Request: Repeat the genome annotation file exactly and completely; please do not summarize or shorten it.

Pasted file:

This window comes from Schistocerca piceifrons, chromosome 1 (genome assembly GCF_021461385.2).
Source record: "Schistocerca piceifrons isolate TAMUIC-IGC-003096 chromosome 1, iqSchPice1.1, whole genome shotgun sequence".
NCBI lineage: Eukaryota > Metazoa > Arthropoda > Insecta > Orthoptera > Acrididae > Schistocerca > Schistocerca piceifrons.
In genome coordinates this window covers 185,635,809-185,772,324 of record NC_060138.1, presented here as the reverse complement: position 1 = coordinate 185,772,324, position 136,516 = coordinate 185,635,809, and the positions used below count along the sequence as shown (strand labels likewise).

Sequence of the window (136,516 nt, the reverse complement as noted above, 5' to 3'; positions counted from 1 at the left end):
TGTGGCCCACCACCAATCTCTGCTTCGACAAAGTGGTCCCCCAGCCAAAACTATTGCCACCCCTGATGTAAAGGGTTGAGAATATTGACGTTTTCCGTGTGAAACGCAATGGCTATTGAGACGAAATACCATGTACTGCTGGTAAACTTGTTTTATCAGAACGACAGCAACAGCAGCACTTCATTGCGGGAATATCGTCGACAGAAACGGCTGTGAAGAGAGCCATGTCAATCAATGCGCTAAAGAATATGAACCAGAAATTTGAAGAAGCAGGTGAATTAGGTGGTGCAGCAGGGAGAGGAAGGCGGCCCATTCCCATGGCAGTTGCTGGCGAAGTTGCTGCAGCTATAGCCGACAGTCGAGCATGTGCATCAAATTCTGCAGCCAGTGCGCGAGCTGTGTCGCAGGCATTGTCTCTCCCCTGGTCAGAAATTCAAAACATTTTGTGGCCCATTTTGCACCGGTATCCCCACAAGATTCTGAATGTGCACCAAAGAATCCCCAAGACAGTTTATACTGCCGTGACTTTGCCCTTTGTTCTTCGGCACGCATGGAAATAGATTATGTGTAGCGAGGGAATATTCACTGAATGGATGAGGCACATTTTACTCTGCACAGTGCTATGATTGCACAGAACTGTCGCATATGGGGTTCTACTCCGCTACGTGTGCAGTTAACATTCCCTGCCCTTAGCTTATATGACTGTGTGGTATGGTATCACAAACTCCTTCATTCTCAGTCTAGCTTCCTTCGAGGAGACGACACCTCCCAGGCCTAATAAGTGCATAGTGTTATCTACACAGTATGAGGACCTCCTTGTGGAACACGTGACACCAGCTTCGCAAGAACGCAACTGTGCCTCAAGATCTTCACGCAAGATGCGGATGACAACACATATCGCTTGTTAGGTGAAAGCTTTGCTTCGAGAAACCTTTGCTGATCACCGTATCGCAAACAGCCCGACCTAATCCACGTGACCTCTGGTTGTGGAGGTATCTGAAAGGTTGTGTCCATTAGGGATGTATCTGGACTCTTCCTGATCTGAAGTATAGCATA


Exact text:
This window comes from Schistocerca piceifrons, chromosome 1 (genome assembly GCF_021461385.2).
Source record: "Schistocerca piceifrons isolate TAMUIC-IGC-003096 chromosome 1, iqSchPice1.1, whole genome shotgun sequence".
NCBI lineage: Eukaryota > Metazoa > Arthropoda > Insecta > Orthoptera > Acrididae > Schistocerca > Schistocerca piceifrons.
In genome coordinates this window covers 185,635,809-185,772,324 of record NC_060138.1, presented here as the reverse complement: position 1 = coordinate 185,772,324, position 136,516 = coordinate 185,635,809, and the positions used below count along the sequence as shown (strand labels likewise).

Sequence of the window (136,516 nt, the reverse complement as noted above, 5' to 3'; positions counted from 1 at the left end):
TGTGGCCCACCACCAATCTCTGCTTCGACAAAGTGGTCCCCCAGCCAAAACTATTGCCACCCCTGATGTAAAGGGTTGAGAATATTGACGTTTTCCGTGTGAAACGCAATGGCTATTGAGACGAAATACCATGTACTGCTGGTAAACTTGTTTTATCAGAACGACAGCAACAGCAGCACTTCATTGCGGGAATATCGTCGACAGAAACGGCTGTGAAGAGAGCCATGTCAATCAATGCGCTAAAGAATATGAACCAGAAATTTGAAGAAGCAGGTGAATTAGGTGGTGCAGCAGGGAGAGGAAGGCGGCCCATTCCCATGGCAGTTGCTGGCGAAGTTGCTGCAGCTATAGCCGACAGTCGAGCATGTGCATCAAATTCTGCAGCCAGTGCGCGAGCTGTGTCGCAGGCATTGTCTCTCCCCTGGTCAGAAATTCAAAACATTTTGTGGCCCATTTTGCACCGGTATCCCCACAAGATTCTGAATGTGCACCAAAGAATCCCCAAGACAGTTTATACTGCCGTGACTTTGCCCTTTGTTCTTCGGCACGCATGGAAATAGATTATGTGTAGCGAGGGAATATTCACTGAATGGATGAGGCACATTTTACTCTGCACAGTGCTATGATTGCACAGAACTGTCGCATATGGGGTTCTACTCCGCTACGTGTGCAGTTAACATTCCCTGCCCTTAGCTTATATGACTGTGTGGTATGGTATCACAAACTCCTTCATTCTCAGTCTAGCTTCCTTCGAGGAGACGACACCTCCCAGGCCTAATAAGTGCATAGTGTTATCTACACAGTATGAGGACCTCCTTGTGGAACACGTGACACCAGCTTCGCAAGAACGCAACTGTGCCTCAAGATCTTCACGCAAGATGCGGATGACAACACATATCGCTTGTTAGGTGAAAGCTTTGCTTCGAGAAACCTTTGCTGATCACCGTATCGCAAACAGCCCGACCTAATCCACGTGACCTCTGGTTGTGGAGGTATCTGAAAGGTTGTGTCCATTAGGGATGTATCTGGACTCTTCCTGATCTGAAGTATAGCATA